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Vient de paraître : Will Jackson et Emily Manktelow, Ed., Subverting Empire. Deviance and Disorder in the British Colonial World, Palgrave Macmillan, 2015

mardi 25 août 2015, par Dominique Taurisson-Mouret

Présentation éditeur :

« The British Empire was never as orderly as its architects would have us believe. Across the British imperial world, rules were broken, norms and social conventions were ignored and boundaries were transgressed. This is the first historical study to probe the colonial history of deviance, bringing to light stories of subversive behaviour that were deliberately covered up. With case studies ranging from Britain to New Zealand, India to East and Southern Africa, the book reveals what deviance in a colonial context actually entailed, as well as the ways in which deviants themselves were categorised, controlled and concealed. Ranging from murder to madness, forgery to fornication, Subverting Empire shows up the diverse ways in which governments attempted to enforce social order – and the ingeniousness of those who undermined it. »

Will Jackson is Lecturer in Imperial History at the University of Leeds, UK. His first book, Madness and Marginality : The Lives of Kenya’s White Insane was published in 2013. He is currently researching the history of migrant failure in Southern Africa and Australia.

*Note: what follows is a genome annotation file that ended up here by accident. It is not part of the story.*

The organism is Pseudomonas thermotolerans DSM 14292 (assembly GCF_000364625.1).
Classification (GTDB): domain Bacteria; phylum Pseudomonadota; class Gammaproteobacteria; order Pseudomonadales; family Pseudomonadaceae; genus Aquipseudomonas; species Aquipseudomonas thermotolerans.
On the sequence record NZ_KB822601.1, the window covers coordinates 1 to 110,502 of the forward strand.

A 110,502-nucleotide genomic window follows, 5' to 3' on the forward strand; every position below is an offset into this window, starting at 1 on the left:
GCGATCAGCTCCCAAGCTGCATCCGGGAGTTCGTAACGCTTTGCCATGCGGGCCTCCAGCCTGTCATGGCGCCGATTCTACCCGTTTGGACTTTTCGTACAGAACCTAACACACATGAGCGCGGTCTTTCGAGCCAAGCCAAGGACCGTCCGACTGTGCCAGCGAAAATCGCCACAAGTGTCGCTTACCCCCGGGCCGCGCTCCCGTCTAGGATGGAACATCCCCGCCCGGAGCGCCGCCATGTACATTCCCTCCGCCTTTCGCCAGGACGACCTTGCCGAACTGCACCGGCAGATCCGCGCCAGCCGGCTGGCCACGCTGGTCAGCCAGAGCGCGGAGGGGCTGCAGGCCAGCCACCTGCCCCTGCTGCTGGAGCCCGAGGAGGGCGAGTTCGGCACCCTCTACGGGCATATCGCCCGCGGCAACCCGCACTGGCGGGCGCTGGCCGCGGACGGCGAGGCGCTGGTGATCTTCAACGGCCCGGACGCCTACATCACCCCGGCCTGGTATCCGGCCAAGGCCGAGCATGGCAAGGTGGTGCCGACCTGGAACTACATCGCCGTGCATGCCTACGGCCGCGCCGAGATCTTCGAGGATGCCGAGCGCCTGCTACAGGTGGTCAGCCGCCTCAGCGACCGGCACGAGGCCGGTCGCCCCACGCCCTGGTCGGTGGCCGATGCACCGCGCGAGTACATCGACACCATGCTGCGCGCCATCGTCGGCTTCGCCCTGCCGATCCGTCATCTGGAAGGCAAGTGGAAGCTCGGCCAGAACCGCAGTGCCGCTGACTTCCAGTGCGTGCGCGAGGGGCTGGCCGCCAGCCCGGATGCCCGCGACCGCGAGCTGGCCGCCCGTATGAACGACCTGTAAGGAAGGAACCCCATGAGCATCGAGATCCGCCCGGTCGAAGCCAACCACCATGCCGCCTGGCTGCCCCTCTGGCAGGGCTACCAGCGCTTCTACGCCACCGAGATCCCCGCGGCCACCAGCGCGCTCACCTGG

Emily J. Manktelow is Lecturer in British Imperial History at the University of Kent. Her first book, Missionary Families : Race, Gender and Generation on the Spiritual Frontier was published in 2013. She is currently researching the social history of gossip in the British Empire.

Table des matières :

1. Introduction : Thinking With Deviance ; Will Jackson and Emily Manktelow
2. From Pawns to Players : Rewriting the Lives of Three Indigenous Go-Betweens ; Kate Fullagar
3. ’Washing the Blackmoor White’ : Interracial Intimacy and Coloured Women’s Agency in Jamaica ; Meleisa Ono-George
4. ’The starched boundaries of civilization’ : sympathetic allegiance and the subversive politics of affect in colonial India ; Andrew J. May
5. ’Base and Wicked Characters’ : European Island Dwellers in the Western Pacific, 1788 – 1850 ; Malcolm Campbell
6. Thinking With Gossip : Deviance, Rumour And Reputation In The South Seas Mission Of The London Missionary Society ; Emily J. Manktelow
7. Producing And Managing Deviance In The Disabled Colonial Self : John Kitto, The Deaf Traveller ; Esme Cleall
8. Exporting and Repatriating the Colonial Insane : New Zealand before the First World War ; Angela McCarthy
10. Not Seeking Certain Proof : Interracial Sex And Archival Haze In High-Imperial Natal ; Will Jackson
11. Devious Documents : Corruption and Paperwork in Colonial Burma c.1900 ; Jonathan Saha
12. Empire and Sexual Deviance : Debating White Woman’s Prostitution in Early 20th Century Salisbury, Southern Rhodesia ; Ushehwedu Kufakurinani
13. R. v. Mrs Utam Singh : Race, Gender and Deviance in a Kenyan Murder Case, 1949-51 ; Stacey Hynd

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